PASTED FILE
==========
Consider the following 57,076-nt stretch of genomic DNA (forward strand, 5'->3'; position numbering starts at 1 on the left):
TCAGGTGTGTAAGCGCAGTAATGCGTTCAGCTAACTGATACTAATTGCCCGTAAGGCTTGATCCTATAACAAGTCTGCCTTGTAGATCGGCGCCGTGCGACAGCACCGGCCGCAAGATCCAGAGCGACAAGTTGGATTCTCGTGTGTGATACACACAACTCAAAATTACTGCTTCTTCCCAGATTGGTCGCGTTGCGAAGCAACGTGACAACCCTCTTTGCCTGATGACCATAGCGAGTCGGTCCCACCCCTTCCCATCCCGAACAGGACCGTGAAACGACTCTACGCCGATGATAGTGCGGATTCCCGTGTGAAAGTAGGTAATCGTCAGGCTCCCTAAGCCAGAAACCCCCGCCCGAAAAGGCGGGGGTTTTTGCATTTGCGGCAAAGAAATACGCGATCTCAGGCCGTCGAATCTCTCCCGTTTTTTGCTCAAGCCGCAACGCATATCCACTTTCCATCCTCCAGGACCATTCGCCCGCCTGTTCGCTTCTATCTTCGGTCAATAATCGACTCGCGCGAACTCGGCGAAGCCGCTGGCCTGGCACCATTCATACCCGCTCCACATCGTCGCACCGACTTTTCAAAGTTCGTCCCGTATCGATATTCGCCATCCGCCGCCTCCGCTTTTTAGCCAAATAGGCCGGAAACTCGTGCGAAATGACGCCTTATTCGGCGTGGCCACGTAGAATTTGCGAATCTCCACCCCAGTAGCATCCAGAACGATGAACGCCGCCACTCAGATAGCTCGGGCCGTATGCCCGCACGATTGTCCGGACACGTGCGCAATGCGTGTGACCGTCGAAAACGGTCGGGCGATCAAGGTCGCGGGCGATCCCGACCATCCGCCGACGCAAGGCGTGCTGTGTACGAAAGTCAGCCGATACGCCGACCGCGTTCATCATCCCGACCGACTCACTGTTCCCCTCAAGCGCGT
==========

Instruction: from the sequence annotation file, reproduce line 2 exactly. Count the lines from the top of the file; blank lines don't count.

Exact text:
TCAGGTGTGTAAGCGCAGTAATGCGTTCAGCTAACTGATACTAATTGCCCGTAAGGCTTGATCCTATAACAAGTCTGCCTTGTAGATCGGCGCCGTGCGACAGCACCGGCCGCAAGATCCAGAGCGACAAGTTGGATTCTCGTGTGTGATACACACAACTCAAAATTACTGCTTCTTCCCAGATTGGTCGCGTTGCGAAGCAACGTGACAACCCTCTTTGCCTGATGACCATAGCGAGTCGGTCCCACCCCTTCCCATCCCGAACAGGACCGTGAAACGACTCTACGCCGATGATAGTGCGGATTCCCGTGTGAAAGTAGGTAATCGTCAGGCTCCCTAAGCCAGAAACCCCCGCCCGAAAAGGCGGGGGTTTTTGCATTTGCGGCAAAGAAATACGCGATCTCAGGCCGTCGAATCTCTCCCGTTTTTTGCTCAAGCCGCAACGCATATCCACTTTCCATCCTCCAGGACCATTCGCCCGCCTGTTCGCTTCTATCTTCGGTCAATAATCGACTCGCGCGAACTCGGCGAAGCCGCTGGCCTGGCACCATTCATACCCGCTCCACATCGTCGCACCGACTTTTCAAAGTTCGTCCCGTATCGATATTCGCCATCCGCCGCCTCCGCTTTTTAGCCAAATAGGCCGGAAACTCGTGCGAAATGACGCCTTATTCGGCGTGGCCACGTAGAATTTGCGAATCTCCACCCCAGTAGCATCCAGAACGATGAACGCCGCCACTCAGATAGCTCGGGCCGTATGCCCGCACGATTGTCCGGACACGTGCGCAATGCGTGTGACCGTCGAAAACGGTCGGGCGATCAAGGTCGCGGGCGATCCCGACCATCCGCCGACGCAAGGCGTGCTGTGTACGAAAGTCAGCCGATACGCCGACCGCGTTCATCATCCCGACCGACTCACTGTTCCCCTCAAGCGCGT